School at detention center arms students with vocational training

Technology like a bulldozer simulator allows students to get certificates in three fields in the construction industry.

The Sojourn High Vocational Technology Lab is the first program of its kind taking place inside a juvenile detention center.

Instructor Earl Gayle has been at the center for 12 years. He says he’s seen students released and then cycle right back into the system within months, weeks or even days. But learning a skill through the new program positions more students to avoid another run in with the law.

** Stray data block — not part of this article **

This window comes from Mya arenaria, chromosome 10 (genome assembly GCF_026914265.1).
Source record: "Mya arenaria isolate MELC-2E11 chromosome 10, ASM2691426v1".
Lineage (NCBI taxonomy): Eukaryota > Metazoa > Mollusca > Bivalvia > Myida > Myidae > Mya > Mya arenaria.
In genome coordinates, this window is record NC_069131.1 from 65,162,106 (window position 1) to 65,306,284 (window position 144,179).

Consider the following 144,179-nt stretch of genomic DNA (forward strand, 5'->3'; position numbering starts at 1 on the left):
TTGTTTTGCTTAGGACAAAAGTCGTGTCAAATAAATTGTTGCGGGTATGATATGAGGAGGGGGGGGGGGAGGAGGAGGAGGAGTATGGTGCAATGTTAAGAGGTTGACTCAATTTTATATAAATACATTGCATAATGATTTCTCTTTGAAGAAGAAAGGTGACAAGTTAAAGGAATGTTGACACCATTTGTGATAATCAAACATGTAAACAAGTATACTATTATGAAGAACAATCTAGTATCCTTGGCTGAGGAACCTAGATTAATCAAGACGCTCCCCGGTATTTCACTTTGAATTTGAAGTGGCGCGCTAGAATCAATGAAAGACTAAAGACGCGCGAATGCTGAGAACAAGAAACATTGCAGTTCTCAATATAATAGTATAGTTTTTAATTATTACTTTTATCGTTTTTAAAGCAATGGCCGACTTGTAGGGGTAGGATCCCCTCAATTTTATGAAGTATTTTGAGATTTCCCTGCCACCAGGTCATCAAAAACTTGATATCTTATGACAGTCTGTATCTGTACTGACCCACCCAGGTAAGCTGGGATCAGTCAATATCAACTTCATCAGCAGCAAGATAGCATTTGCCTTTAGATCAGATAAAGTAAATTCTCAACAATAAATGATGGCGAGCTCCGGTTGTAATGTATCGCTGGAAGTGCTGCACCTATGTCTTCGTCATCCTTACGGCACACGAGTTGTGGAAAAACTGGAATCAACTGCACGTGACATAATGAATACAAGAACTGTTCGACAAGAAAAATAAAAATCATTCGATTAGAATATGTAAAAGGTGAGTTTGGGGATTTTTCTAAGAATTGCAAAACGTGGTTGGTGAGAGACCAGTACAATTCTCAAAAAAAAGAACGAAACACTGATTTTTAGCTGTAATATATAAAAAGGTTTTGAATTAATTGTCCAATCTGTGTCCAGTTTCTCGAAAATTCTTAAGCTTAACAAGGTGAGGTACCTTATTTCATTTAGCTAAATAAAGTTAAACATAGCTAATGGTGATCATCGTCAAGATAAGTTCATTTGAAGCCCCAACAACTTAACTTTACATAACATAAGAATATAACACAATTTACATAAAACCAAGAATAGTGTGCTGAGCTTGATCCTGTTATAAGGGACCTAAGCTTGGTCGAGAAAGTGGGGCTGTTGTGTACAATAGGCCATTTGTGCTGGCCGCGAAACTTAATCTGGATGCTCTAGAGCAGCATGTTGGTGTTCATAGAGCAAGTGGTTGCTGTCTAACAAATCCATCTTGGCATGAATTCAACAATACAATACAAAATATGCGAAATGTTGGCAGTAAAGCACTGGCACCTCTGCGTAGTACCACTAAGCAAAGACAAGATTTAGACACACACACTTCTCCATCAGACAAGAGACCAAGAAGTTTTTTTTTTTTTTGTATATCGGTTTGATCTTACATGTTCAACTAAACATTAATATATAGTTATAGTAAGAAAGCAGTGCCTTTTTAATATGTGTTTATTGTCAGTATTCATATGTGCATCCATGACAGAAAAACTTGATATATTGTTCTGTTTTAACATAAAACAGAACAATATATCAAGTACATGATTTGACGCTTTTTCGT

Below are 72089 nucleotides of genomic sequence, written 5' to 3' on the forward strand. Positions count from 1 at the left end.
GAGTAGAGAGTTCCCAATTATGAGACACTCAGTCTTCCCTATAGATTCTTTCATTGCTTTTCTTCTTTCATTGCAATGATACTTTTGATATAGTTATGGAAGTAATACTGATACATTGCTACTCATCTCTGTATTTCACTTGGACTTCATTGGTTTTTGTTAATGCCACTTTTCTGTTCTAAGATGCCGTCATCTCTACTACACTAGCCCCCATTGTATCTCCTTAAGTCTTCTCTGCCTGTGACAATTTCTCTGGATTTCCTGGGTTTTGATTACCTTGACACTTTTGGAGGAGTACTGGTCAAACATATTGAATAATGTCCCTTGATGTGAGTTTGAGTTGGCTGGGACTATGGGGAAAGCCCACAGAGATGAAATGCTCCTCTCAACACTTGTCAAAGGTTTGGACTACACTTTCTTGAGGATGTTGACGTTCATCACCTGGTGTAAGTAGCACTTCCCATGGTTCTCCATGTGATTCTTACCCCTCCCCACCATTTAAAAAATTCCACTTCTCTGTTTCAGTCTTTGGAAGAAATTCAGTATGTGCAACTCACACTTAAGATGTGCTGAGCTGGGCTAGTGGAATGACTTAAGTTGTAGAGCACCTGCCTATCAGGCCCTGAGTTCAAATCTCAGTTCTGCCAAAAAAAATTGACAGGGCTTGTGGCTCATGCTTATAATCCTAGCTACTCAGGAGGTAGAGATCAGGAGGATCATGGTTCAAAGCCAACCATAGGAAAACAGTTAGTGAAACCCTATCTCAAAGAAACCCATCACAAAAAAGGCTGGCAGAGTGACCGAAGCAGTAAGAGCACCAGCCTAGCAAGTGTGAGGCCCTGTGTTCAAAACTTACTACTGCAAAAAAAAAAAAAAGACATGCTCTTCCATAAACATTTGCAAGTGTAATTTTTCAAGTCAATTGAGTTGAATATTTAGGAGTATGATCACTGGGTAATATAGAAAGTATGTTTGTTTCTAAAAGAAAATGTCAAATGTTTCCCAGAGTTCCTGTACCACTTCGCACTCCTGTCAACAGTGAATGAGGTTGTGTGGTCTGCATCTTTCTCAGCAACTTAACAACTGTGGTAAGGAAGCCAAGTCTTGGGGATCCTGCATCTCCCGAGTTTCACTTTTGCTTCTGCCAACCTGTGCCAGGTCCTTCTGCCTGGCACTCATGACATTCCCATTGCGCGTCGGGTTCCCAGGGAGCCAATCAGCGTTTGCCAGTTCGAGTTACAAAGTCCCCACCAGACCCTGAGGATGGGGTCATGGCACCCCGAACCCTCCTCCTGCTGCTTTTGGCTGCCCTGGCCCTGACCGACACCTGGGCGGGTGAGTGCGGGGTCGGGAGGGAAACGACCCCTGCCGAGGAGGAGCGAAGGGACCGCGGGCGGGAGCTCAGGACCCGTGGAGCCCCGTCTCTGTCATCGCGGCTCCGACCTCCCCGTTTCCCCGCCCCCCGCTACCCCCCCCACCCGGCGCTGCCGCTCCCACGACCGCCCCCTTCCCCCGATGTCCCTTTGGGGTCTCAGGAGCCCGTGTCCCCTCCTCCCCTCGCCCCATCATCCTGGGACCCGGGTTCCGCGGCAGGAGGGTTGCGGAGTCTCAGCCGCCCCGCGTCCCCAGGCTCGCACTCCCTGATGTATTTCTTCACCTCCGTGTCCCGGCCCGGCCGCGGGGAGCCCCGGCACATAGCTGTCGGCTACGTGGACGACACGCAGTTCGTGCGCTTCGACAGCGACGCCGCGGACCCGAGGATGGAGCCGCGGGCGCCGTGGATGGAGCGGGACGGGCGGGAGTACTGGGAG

Sojourn High School’s principal Rodney Jenkins explains kids are inside the detention center typically for six to seven months. The vocational program requires 40 hours to get a certificate. He says that when he was in high school he was almost sent to this detention center, but an officer stood up for him. He remembers that and stands up for students now.

“School and jail you don’t think about something like this. You think ‘OK, you come to school and go back upstairs.’ But now you’re actually giving them an opportunity to actually learn some type of trade so when they can actually do something with their lives. It’s pretty incredible,” he said.